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UPDATESWhat we've been doing
- Recapping Another Year of Work on Holy Cross
– November 24, 2014
The iconic “cross” that is etched on its face made Mount of the Holy Cross a historic mountain. Although the cross is not as prominent … Read More
- Damage Control on Bierstadt
– November 14, 2014
If you have ever decided to hike Mount Bierstadt on a summer weekend, you’ve seen it: hundreds of eager hikers marching up the trail in … Read More
- Successes and Lessons Learned on El Diente
– November 5, 2014
Our work on El Diente this year was a big undertaking for CFI. The project was led by two of our most talented and experienced … Read More
- Now Steena, you promised you wouldn’t get lost again…
– October 20, 2014
Mission: Collect Wilderness permits and check out potential hunter camps along Martin trail, hike out to West Grouse Mountain trailhead. This is the story about … Read More
- Elevation:14,092 feet (32nd highest)
- Maps:USGS Quad: Snowmass Mountain, (Optional Capitol Peak and Maroon Bells)
Trails Illustrated® – TOPO Map # 128
Click here to purchase Trails Illustrated® maps for this route.
- Contact:US Forest Service, Aspen Ranger District (970) 925-3445
Snowmass Lake—use of this route will help to reduce impacts to this Fourteener’s fragile alpine environments. For more detailed route information including pictures, maps, and elevation profiles, click here.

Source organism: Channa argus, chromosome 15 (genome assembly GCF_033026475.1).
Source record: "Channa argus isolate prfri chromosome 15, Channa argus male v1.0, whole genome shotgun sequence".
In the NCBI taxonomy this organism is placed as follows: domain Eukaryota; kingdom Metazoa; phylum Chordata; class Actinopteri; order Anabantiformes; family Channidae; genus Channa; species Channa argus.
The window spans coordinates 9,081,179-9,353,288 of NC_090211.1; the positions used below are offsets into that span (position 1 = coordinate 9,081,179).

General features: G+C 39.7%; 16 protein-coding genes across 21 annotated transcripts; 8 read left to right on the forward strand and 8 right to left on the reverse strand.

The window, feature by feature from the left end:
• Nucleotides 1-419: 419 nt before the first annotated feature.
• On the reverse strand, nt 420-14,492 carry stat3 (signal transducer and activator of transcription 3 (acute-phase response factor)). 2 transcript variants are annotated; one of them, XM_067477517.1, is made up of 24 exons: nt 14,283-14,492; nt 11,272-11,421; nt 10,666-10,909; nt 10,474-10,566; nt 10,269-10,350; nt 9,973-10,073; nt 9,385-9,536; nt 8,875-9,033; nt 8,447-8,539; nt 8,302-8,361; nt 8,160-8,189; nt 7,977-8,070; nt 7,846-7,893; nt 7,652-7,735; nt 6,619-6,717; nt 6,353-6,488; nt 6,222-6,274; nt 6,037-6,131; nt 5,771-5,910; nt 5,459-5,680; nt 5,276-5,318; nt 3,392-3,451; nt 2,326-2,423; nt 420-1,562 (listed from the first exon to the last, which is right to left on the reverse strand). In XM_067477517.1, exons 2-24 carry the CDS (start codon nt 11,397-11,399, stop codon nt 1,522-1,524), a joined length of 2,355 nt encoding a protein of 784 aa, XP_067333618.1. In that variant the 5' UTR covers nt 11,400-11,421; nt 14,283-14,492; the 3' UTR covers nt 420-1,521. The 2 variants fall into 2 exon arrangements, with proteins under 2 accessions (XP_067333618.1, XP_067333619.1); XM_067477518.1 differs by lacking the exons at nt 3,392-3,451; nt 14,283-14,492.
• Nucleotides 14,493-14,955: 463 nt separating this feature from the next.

Route Information and Additional Resources
The trailhead is approximately twelve miles south and east of Snowmass, CO. From Snowmass, leave CO 82 at the Snowmass Creek Road and drive 1.8 miles to a “T” junction (left is Snowmass Creek, right is Capitol Creek, watch the sign) then 9.7 miles to the trailhead (take a right after 9.3 miles). The trailhead for Snowmass Lake Trail is clearly marked, limited parking is available.
Snowmass Lake is approximately six and a half miles up the trail. The route traverses the south side of the lake, and up the snowfield on Snowmass’ east slopes. The total hike from the trailhead to the summit is 8.5 miles and gains 5700 feet.
The above information does not replace the need to consult additional maps and Colorado Fourteener Guidebooks for more detailed route descriptions. We suggest checking multiple resources before departing on any hike. Keep in mind that not all guidebooks list this as a recommended route and that each guidebook’s description or route name may vary slightly.
Peak Specific Environmental and Safety Concerns
Volunteers for Outdoor Colorado (VOC) rebuilt the trail to depart from the parking area, and avoid the private property of Snowmass Ranch. Please stay on the trail.
No fires are allowed immediately adjacent to Snowmass Lake.
The trail from Snowmass Lake up to the plateau is extremely eroded and braided. Try to stay on the main trail, and avoid creating new ones. When traveling off trail, make sure to travel on durable surfaces such as rock or snow. The tundra vegetation is extremely fragile and takes hundreds of years to grow back.
Snow can blanket much of Snowmass Mountain well into July. Make sure you are knowledgeable about the necessary equipment and skills needed to attempt traveling on snow.